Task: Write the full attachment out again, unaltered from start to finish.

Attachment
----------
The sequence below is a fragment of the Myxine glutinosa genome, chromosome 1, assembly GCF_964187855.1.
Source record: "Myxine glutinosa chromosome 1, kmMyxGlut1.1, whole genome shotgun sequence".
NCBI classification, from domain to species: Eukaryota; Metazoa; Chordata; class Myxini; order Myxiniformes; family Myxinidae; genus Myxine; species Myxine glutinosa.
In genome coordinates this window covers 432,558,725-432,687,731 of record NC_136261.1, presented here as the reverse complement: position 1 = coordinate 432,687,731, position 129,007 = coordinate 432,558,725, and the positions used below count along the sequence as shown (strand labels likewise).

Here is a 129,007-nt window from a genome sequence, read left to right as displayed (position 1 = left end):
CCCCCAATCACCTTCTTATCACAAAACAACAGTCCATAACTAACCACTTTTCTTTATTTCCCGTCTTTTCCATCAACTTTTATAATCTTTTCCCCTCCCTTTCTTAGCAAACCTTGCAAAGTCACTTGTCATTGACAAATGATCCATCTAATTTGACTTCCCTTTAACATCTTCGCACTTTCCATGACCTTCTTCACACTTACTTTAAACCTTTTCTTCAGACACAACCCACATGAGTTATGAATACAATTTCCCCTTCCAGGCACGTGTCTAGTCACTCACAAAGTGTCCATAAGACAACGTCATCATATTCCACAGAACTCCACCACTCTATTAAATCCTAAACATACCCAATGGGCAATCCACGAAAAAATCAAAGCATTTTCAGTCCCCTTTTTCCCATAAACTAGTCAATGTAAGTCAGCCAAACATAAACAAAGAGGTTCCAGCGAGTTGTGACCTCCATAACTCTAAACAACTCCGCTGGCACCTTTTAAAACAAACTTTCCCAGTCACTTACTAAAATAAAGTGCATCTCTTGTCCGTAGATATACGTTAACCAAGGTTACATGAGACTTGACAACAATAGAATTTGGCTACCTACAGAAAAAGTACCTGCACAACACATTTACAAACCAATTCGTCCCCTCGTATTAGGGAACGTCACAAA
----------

The sequence below is a fragment of the Myxine glutinosa genome, chromosome 1, assembly GCF_964187855.1.
Source record: "Myxine glutinosa chromosome 1, kmMyxGlut1.1, whole genome shotgun sequence".
NCBI classification, from domain to species: Eukaryota; Metazoa; Chordata; class Myxini; order Myxiniformes; family Myxinidae; genus Myxine; species Myxine glutinosa.
In genome coordinates this window covers 432,558,725-432,687,731 of record NC_136261.1, presented here as the reverse complement: position 1 = coordinate 432,687,731, position 129,007 = coordinate 432,558,725, and the positions used below count along the sequence as shown (strand labels likewise).

Here is a 129,007-nt window from a genome sequence, read left to right as displayed (position 1 = left end):
CCCCCAATCACCTTCTTATCACAAAACAACAGTCCATAACTAACCACTTTTCTTTATTTCCCGTCTTTTCCATCAACTTTTATAATCTTTTCCCCTCCCTTTCTTAGCAAACCTTGCAAAGTCACTTGTCATTGACAAATGATCCATCTAATTTGACTTCCCTTTAACATCTTCGCACTTTCCATGACCTTCTTCACACTTACTTTAAACCTTTTCTTCAGACACAACCCACATGAGTTATGAATACAATTTCCCCTTCCAGGCACGTGTCTAGTCACTCACAAAGTGTCCATAAGACAACGTCATCATATTCCACAGAACTCCACCACTCTATTAAATCCTAAACATACCCAATGGGCAATCCACGAAAAAATCAAAGCATTTTCAGTCCCCTTTTTCCCATAAACTAGTCAATGTAAGTCAGCCAAACATAAACAAAGAGGTTCCAGCGAGTTGTGACCTCCATAACTCTAAACAACTCCGCTGGCACCTTTTAAAACAAACTTTCCCAGTCACTTACTAAAATAAAGTGCATCTCTTGTCCGTAGATATACGTTAACCAAGGTTACATGAGACTTGACAACAATAGAATTTGGCTACCTACAGAAAAAGTACCTGCACAACACATTTACAAACCAATTCGTCCCCTCGTATTAGGGAACGTCACAAA